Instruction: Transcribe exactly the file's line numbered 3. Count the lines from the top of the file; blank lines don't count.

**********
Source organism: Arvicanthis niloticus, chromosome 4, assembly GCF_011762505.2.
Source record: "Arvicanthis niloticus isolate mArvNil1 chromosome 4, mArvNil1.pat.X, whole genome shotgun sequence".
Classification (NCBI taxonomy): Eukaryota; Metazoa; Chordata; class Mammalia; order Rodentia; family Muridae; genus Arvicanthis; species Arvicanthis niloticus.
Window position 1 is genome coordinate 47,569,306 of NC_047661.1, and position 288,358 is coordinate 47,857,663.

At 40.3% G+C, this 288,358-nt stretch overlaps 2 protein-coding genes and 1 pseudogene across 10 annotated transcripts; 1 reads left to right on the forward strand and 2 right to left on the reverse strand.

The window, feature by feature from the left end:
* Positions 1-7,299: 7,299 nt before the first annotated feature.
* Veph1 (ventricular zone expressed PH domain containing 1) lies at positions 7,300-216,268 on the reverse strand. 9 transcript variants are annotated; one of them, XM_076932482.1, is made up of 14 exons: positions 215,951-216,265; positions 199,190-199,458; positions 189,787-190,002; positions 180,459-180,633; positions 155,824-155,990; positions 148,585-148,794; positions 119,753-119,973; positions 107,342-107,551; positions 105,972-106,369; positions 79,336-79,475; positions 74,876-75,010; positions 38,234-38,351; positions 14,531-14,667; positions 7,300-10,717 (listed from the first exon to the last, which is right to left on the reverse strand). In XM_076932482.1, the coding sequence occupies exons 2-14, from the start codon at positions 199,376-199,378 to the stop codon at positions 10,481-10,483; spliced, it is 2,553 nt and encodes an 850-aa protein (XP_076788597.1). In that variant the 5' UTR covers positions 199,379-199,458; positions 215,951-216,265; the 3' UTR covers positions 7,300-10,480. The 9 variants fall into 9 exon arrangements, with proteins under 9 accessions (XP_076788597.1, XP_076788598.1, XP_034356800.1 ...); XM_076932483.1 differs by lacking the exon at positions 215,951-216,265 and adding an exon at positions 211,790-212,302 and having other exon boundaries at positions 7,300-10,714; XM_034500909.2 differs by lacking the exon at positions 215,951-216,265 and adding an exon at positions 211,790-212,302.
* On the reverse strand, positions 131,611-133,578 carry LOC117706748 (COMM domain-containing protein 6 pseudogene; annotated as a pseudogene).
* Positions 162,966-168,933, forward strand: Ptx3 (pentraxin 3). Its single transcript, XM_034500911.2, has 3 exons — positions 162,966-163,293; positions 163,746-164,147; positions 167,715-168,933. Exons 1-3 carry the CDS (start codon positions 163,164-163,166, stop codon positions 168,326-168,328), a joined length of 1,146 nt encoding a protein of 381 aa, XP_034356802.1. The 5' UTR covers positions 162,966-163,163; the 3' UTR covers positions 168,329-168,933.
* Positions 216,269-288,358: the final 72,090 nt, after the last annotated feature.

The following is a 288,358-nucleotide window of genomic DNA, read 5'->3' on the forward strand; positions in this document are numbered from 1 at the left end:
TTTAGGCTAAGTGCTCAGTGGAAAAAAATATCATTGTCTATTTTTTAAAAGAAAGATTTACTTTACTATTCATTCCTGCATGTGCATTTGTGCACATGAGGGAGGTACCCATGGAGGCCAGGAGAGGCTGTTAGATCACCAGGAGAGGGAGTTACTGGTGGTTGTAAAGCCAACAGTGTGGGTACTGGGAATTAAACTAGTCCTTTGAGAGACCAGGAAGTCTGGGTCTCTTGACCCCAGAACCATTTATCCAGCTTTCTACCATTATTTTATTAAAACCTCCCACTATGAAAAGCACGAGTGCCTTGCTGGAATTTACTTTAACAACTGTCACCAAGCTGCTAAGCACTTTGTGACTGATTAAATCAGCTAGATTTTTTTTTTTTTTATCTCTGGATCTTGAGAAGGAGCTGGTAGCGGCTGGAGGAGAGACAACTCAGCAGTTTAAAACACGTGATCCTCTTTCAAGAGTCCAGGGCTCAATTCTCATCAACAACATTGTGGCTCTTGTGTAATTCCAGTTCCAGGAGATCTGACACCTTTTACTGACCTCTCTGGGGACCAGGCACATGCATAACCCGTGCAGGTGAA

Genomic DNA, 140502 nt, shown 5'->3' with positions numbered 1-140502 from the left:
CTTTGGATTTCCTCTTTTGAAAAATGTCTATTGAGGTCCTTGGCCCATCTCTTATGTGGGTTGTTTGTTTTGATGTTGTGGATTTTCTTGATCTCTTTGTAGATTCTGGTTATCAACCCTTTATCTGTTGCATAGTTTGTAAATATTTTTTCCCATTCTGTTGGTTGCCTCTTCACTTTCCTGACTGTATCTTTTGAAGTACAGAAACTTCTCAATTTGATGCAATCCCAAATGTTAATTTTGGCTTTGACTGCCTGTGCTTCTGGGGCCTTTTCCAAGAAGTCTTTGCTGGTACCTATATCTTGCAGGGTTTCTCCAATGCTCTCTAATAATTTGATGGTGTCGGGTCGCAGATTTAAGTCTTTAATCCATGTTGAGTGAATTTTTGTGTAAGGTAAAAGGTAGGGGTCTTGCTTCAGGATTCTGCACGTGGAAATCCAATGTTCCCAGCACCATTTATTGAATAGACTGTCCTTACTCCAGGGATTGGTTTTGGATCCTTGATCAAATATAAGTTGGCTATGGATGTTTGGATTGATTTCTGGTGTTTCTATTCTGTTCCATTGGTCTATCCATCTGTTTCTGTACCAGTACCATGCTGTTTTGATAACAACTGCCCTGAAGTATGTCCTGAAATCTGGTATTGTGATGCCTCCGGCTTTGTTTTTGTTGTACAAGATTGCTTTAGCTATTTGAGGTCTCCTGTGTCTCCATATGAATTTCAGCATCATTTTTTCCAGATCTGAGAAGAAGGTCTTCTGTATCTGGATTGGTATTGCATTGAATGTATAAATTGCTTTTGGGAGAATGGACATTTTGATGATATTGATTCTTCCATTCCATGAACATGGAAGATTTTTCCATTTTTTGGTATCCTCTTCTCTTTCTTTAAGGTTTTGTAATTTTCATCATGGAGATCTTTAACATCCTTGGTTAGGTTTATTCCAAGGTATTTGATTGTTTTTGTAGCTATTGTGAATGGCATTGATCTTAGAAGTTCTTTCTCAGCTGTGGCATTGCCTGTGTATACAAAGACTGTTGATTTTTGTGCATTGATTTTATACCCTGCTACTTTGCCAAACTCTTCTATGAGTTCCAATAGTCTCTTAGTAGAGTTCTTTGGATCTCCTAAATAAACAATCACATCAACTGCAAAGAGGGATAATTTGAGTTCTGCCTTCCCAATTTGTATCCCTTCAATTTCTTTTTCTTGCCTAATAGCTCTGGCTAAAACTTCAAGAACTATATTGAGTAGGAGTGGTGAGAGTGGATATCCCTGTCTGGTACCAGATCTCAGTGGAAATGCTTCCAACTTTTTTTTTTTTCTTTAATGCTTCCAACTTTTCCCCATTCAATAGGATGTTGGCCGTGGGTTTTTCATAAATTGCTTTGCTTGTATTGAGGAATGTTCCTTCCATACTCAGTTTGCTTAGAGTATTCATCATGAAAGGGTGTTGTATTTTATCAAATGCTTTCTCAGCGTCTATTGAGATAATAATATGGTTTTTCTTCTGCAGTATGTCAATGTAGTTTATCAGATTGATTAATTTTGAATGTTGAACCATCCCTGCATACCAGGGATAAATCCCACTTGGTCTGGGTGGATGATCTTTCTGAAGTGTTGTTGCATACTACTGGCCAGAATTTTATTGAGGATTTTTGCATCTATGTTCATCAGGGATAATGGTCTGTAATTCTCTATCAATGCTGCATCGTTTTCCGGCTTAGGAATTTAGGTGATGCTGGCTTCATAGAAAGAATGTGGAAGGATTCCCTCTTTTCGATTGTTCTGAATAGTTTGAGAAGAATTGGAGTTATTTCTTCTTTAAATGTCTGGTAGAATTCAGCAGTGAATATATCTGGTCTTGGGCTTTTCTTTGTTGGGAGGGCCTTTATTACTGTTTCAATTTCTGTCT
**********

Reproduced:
Classification (NCBI taxonomy): Eukaryota; Metazoa; Chordata; class Mammalia; order Rodentia; family Muridae; genus Arvicanthis; species Arvicanthis niloticus.